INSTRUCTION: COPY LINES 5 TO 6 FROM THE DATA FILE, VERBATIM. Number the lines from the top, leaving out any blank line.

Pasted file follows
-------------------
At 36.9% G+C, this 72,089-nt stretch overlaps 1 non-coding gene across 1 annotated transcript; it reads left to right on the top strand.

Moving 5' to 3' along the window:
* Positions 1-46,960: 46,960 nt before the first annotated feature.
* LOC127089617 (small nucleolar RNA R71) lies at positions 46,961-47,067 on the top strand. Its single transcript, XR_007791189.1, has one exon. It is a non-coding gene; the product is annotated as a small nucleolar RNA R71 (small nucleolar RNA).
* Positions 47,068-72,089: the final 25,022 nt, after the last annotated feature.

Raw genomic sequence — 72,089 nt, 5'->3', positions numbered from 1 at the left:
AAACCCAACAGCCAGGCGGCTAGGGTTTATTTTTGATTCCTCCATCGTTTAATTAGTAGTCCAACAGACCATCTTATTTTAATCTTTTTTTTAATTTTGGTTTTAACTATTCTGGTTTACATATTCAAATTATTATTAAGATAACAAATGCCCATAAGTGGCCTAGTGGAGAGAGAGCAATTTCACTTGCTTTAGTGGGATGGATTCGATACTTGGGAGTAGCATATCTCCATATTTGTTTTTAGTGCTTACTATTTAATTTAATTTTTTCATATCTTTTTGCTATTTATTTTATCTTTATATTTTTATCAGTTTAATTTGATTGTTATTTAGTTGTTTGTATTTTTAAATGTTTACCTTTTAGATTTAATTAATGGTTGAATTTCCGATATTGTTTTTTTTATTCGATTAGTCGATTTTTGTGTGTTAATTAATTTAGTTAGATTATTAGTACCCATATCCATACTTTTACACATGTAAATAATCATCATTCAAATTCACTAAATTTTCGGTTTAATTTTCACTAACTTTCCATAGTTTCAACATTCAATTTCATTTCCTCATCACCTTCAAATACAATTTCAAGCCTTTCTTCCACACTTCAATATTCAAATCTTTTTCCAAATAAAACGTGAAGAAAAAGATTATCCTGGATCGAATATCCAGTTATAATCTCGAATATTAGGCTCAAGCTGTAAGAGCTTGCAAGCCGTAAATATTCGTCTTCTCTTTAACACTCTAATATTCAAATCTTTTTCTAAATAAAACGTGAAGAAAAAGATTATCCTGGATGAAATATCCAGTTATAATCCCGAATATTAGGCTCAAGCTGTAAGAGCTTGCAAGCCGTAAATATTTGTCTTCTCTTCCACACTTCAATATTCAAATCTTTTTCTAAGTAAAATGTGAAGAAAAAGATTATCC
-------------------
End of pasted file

* Positions 47,068-72,089: the final 25,022 nt, after the last annotated feature.

Raw genomic sequence — 72,089 nt, 5'->3', positions numbered from 1 at the left: